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Could 18th Century’s ‘Sinking Fund’ Solve Fiscal Cliff?

Nov. 16 (Bloomberg) -- As President Barack Obama and congressional Republicans seek to resolve the so-called fiscal cliff, the combination of automatic tax increases and spending cuts scheduled for next year, a mutually agreeable solution is lurking in an unexpected place: the 18th century.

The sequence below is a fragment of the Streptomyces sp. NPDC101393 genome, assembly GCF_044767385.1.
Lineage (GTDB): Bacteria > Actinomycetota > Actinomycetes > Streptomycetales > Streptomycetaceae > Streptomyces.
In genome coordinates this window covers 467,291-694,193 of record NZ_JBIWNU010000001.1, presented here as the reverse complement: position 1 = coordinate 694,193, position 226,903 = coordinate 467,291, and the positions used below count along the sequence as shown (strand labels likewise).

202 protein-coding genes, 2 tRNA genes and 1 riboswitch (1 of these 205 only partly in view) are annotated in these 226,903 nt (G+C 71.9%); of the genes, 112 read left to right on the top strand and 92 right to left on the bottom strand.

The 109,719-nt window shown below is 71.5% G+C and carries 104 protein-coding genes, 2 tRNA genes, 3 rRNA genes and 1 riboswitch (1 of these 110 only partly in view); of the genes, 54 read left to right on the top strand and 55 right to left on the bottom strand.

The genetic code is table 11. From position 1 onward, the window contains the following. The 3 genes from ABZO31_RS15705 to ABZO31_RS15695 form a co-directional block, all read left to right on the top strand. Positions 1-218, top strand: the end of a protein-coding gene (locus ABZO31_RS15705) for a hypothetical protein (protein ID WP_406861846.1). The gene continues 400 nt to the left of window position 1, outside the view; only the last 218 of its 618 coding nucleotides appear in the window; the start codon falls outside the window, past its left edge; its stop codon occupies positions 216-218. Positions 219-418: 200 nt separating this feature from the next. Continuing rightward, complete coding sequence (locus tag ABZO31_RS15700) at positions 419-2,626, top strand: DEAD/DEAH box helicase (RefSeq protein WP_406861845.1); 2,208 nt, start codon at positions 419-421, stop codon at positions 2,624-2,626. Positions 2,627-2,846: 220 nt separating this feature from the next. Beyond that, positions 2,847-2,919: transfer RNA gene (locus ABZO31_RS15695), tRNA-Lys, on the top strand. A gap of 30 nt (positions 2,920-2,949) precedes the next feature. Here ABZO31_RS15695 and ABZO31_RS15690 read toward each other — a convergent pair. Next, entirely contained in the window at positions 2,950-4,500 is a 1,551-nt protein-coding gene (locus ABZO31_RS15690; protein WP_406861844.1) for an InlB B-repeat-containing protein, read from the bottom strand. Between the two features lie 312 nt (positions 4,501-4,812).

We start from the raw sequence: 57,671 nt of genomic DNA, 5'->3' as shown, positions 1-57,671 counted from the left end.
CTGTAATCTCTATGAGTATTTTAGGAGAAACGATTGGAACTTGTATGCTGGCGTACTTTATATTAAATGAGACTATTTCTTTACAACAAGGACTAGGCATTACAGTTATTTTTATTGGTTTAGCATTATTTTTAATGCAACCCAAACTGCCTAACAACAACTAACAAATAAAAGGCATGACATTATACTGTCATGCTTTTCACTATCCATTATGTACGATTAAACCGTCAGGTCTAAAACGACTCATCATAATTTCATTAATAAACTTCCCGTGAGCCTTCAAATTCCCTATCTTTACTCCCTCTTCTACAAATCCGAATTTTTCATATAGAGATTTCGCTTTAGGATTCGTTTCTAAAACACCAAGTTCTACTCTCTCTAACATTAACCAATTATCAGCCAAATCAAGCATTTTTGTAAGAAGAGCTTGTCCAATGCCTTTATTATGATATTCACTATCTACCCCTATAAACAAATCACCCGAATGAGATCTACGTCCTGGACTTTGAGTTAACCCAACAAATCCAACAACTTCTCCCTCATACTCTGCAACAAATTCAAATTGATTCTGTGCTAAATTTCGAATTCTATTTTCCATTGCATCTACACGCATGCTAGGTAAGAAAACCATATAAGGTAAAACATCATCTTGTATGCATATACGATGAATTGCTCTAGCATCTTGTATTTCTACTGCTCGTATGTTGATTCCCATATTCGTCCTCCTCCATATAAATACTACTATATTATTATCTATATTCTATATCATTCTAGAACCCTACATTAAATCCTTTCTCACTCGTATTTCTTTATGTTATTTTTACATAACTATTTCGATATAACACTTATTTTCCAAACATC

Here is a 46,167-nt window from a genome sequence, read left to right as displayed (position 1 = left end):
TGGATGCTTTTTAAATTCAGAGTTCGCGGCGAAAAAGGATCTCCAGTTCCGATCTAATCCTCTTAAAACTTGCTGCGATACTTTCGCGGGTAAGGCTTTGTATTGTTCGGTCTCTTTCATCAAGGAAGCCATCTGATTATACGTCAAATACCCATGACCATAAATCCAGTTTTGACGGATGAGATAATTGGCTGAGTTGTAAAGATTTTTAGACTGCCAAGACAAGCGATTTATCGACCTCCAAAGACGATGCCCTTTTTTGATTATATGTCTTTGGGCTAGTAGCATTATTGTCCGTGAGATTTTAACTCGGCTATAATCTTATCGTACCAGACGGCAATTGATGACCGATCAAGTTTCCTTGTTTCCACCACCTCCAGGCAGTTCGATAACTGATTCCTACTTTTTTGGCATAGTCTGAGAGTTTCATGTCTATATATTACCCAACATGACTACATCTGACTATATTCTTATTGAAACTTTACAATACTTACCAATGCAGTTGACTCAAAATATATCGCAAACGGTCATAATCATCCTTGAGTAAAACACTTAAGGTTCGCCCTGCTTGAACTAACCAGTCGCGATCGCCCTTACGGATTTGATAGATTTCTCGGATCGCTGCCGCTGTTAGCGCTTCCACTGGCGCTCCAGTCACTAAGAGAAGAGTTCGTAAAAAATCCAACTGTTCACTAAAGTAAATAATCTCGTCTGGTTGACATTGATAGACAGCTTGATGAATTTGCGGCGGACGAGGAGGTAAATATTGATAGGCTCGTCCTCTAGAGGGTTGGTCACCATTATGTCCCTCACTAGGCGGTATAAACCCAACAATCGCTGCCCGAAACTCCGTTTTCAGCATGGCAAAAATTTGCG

In the 1700s, Great Britain had a debt burden that was even more ominous than the $16 trillion the U.S. government now owes. In 1716, Parliament proposed an ingenious, and fairly uncontroversial, way to reduce this debt, called a sinking fund. The scheme was copied 74 years later by the U.S. Congress. And it could work just as well now as it did three centuries ago. The sinking fund was the brainchild of Robert Walpole, who was then the first lord of the Treasury and chancellor of the Exchequer. Its purpose was to chip away at a national debt that had swollen to 55 million pounds, which Parliament considered “insupportable.”